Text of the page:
On 13 May Lord Justice Jackson delivered a paper providing his views on how the new costs regime is working in practice and considered how the rules might be developed in light of experience.
After gathering views nationally from judges and practitioners, Jackson expressed his broad support for the principle of costs management and, despite the considerable teething trouble of the new regime, which has now been in force for two years, predicted that within ten years it will be accepted as an entirely normal principle.
Jackson addressed several of the main criticisms levied at the reforms and provided his view on how these issues can be remedied.
A central criticism was that of the significant delays created by the backlog of case management hearings, which is clearly contrary to the aims of promoting access to justice at proportionate cost.
In response to this issue, Jackson rather boldly recommended a repeal of the presumption in favour of costs management as a means of easing the backlog.
If such an amendment is secured, there is likely to be significant ‘bedding in’ time, leading to further inconsistency, at least in the short term. Forum shopping is also likely to result, with claimant firms choosing those courts where costs management is not practiced in a bid to increase their costs further.
A further pivotal issue raised was that presently all that Courts can do in respect of incurred costs is merely “comment” on them. This allows Claimant solicitors to incur high levels of costs prior to issuing proceedings/ CCMC in order to place these costs away from scrutiny, thereby inflating the costs claimed.
Jackson recommended that where there is sufficient information, courts should be able comment on the incurred costs and summarily assess the same. This will negate the present Claimant tactics in relation to incurred costs and will incentivise the Claimant’s solicitors to stop claiming disproportionately high costs.
Lack of consistency amongst courts and judges
Experience has shown that some judges have embraced the process, whereas others give the impression of being keen to avoid budgeting if at all possible. Although many judges scrutinise budgets very carefully, others take a much more broad-brush approach, to the extent of simply providing an overall figure for the whole budget on the basis that a party should then divide it among the phases as it sees fit. From a defendant’s perspective this clearly lacks the desired consistency and certainty.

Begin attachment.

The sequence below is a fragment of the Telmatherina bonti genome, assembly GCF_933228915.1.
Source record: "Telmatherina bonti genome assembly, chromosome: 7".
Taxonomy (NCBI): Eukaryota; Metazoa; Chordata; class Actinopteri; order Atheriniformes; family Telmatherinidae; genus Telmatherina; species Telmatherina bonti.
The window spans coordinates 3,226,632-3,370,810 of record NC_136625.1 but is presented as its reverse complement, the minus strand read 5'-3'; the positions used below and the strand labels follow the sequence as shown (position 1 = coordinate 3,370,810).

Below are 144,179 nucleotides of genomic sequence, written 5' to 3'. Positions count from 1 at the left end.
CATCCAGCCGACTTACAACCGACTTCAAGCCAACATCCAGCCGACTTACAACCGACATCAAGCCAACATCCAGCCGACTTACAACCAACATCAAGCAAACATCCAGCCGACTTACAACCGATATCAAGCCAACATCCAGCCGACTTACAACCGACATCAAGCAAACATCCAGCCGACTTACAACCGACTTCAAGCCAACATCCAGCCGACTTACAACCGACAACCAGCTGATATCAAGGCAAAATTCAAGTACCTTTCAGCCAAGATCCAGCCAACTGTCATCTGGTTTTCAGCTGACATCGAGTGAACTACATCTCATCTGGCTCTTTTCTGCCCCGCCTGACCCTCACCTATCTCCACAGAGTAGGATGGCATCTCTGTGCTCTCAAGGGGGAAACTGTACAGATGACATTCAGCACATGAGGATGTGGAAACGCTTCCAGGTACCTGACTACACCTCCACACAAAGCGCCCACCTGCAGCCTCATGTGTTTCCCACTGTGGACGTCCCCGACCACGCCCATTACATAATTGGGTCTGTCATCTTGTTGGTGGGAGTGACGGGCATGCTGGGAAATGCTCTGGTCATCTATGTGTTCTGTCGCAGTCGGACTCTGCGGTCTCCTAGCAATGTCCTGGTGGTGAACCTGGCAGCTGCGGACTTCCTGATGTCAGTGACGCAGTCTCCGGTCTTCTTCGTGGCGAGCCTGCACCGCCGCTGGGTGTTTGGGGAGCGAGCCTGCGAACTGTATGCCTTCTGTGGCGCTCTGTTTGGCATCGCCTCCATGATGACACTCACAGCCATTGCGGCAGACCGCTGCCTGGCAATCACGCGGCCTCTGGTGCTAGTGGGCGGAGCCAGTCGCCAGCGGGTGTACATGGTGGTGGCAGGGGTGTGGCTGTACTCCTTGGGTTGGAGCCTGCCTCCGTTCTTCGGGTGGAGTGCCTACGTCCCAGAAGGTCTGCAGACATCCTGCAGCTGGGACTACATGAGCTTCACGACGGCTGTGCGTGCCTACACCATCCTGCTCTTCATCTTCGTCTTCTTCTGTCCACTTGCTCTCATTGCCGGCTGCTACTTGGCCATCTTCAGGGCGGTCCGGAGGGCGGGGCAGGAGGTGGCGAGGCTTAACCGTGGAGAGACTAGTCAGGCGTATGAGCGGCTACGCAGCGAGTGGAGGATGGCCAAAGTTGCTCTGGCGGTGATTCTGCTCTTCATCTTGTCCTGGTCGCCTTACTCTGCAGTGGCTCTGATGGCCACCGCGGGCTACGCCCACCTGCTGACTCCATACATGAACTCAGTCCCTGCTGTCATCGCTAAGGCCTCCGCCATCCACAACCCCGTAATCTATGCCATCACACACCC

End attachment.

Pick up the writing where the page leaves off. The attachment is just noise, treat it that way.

Jackson has recommended that a compulsory course of costs management training should be provided to all judges, which it is hoped will encourage a more consistent approach, thereby allowing lawyers to accurately advise their clients.
Lack of consistency in initial directions
There has been a severe lack of consistency in courts’ approach to hearings. Some courts seemingly require very little to be filed in advance of the first costs hearing, while others require large amounts of paperwork to be placed before the judge.
Jackson recommended that a set of “standard” directions should be used by courts across the country. It is proposed these will be developed by the Ministry of Justice and Judicial College.
Separate hearings for directions and budgeting
Many practitioners feel that budgets can only be prepared accurately once the parties know what directions are in place, e.g. what disclosure is likely to be required. This has led for some to call for an early directions hearing to allow issues between the parties to be narrowed before budgeting. Indeed, the County Court at Sheffield presently list a short directions hearing to begin with (possibly by telephone) with the budgeting hearing then arranged for a later date.
Jackson was not receptive to these arguments and has recommended that courts conduct a case management and costs hearing at the same time, i.e. procedural directions are given and then the costs budget approved.
Date by which budgets should be filed
There has been much debate over the date when budgets should be filed. Jackson initially suggested that, in his view, 7 days before the hearing was appropriate, however this was criticised as it did not allow the parties sufficient time in which to reach agreement.
Jackson recommended that 14 days is a sensible compromise subject to discretion where a specific case requires it.
An issue that many practitioners considered prevented agreement of budgets was the difficulty in deciding the appropriate hourly rates for solicitors, leading to an inability to agree the costs of phases or the budget as a whole.
Jackson LJ suggested that a full review of Guideline Hourly Rates may be required, with the possibility of the rates not only taking into account geographical factors but also allowing for the possibility of increased rates by way of a “complexity uplift” in certain cases.
Fixed recoverable costs
Lord Dyson in his lecture reiterated Jackson’s plea for an extension of the fixed recoverable costs regime to all fast track cases as well as to the smaller multi track cases.
In a candid statement, Dyson stated that in his view, the time had come for the Ministry of Justice to say that it accepts in principle that the fixed costs regime should be extended.
Jackson’s recommendations have now been passed to a sub-committee to consider any possible amendments to the rules.